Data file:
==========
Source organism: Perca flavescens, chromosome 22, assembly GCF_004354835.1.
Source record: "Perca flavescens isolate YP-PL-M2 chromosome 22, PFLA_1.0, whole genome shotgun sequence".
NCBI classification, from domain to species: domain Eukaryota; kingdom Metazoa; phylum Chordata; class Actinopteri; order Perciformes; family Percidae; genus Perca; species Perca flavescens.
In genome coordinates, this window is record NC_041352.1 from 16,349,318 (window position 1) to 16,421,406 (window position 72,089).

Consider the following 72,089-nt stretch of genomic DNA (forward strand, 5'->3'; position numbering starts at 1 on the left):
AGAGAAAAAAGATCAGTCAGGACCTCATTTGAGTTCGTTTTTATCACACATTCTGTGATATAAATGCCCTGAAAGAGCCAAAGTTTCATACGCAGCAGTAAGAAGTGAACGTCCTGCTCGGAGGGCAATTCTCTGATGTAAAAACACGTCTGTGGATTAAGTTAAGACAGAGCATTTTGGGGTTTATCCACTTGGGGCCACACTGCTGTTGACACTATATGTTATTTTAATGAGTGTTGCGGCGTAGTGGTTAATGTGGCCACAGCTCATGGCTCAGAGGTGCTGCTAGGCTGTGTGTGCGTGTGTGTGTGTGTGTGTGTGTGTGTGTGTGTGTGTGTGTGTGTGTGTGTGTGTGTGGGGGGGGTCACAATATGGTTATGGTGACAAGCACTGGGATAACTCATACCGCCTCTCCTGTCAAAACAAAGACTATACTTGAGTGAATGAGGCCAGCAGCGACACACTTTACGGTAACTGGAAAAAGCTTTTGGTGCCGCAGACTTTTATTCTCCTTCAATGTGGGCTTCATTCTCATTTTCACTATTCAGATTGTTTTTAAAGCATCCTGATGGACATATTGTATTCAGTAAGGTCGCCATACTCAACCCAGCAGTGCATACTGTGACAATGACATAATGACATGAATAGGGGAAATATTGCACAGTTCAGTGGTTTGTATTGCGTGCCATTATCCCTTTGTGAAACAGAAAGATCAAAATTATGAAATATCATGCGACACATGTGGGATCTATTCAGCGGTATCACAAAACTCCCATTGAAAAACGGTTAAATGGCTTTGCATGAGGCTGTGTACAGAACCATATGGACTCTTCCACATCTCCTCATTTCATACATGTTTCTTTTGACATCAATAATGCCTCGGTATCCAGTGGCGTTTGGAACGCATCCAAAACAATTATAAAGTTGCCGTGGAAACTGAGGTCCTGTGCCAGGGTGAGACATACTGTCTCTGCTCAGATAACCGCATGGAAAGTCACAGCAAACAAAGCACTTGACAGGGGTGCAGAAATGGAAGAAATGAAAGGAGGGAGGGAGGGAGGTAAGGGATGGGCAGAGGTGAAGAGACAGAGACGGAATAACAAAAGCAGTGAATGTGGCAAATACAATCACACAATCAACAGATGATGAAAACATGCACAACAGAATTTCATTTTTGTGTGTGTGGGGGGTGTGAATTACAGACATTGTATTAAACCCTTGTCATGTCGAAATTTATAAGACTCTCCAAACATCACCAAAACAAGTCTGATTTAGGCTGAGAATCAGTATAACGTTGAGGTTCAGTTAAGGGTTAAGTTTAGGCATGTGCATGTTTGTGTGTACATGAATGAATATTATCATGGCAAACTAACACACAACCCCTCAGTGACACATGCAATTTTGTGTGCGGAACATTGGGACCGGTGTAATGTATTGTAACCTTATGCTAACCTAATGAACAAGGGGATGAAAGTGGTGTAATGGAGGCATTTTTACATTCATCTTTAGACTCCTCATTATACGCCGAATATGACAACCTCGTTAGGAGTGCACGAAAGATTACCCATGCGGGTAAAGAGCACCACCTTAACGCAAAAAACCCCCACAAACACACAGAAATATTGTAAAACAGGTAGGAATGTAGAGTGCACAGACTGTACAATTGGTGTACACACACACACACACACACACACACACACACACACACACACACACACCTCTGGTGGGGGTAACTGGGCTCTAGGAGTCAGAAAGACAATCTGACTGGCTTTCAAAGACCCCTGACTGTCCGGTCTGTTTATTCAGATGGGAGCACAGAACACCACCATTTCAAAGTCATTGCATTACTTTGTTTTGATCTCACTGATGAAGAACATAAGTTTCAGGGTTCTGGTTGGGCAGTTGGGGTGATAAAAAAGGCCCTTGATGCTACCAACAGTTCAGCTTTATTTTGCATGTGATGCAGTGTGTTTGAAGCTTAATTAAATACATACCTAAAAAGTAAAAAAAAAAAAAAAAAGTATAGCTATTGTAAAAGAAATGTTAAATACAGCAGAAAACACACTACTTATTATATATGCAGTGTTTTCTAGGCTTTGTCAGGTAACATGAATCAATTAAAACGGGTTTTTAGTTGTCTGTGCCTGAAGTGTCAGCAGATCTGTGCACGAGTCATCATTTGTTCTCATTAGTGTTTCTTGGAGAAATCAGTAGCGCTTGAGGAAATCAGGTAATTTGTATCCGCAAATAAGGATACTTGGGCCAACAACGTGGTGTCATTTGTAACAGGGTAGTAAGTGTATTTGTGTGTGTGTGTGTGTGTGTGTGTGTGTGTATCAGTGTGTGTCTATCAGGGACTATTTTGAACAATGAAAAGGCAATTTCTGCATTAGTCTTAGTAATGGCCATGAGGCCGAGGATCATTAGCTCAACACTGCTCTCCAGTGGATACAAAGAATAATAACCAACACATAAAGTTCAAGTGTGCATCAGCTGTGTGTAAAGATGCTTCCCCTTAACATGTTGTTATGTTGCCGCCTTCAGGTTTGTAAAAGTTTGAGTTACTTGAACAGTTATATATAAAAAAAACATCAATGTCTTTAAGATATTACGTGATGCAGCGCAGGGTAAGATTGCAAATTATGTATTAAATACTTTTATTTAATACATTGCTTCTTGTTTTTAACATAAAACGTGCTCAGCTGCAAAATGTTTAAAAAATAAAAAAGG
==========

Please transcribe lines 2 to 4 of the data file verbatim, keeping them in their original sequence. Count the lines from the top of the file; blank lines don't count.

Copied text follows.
Source record: "Perca flavescens isolate YP-PL-M2 chromosome 22, PFLA_1.0, whole genome shotgun sequence".
NCBI classification, from domain to species: domain Eukaryota; kingdom Metazoa; phylum Chordata; class Actinopteri; order Perciformes; family Percidae; genus Perca; species Perca flavescens.
In genome coordinates, this window is record NC_041352.1 from 16,349,318 (window position 1) to 16,421,406 (window position 72,089).